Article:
And these medically certain facts do not matter at all to the purchasers of babies, even if they harm those children, which is already a good advance proof of the type of people who consider it legitimate to acquire a human being and how much they care about their well-being, not at all. But it is normal, whoever acquires a baby as a consumer good treats it as such. Bad people.
On the other hand, maternal filiation is an inalienable right, like all human rights. The bond between a baby and the mother who gives birth to it is fundamental for the psychological development of the child. The fact that the State allows the renunciation makes it an accomplice of crimes against filiation, which are crimes against humanity, imprescriptible, for which it can always be prosecuted, since, even if the mother renounces, the holder of the right is the child and the guarantor should be the State, in this case the Colombian State.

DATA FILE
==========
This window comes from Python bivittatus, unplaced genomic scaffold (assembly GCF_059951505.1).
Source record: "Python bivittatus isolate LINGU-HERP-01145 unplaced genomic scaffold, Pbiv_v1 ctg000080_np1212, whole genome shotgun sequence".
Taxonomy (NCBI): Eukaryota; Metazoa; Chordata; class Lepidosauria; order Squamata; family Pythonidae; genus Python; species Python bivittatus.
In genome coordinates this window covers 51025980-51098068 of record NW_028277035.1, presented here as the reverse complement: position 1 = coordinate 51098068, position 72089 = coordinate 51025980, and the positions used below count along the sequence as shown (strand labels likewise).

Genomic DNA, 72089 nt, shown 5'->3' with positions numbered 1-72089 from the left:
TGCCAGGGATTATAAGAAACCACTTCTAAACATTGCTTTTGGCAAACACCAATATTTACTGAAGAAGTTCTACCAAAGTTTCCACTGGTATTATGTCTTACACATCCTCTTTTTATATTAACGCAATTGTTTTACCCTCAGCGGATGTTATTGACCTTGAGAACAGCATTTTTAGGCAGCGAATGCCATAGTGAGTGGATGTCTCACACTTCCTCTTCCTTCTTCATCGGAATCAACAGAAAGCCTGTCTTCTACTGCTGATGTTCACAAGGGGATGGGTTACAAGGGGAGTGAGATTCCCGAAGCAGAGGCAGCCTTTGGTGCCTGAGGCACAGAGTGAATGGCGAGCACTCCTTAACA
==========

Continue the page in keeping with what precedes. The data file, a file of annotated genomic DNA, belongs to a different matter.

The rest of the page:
The legislators and the Minister of Justice should ask themselves how traumatic it can be for a child to learn that he or she was bought as an object and that, to speak of what is happening in Ukraine, his or her mother was abandoned in a country at war. What prevents those who buy a child from exploiting it? If the criterion of filiation of daughters and sons begins to be the existence of a sufficient amount of money, what prevents trading with other members of the family or with one’s own or other people’s vital organs?
From feminist sectors and from criminal law, voices of criticism have been raised against this sentence, warning of the business interests behind the makeup of the reproductive exploitation industry and the pressure exerted to regulate the commodification of women’s bodies and their babies. Legalization of exploitation is never something to be expected from a democratic state.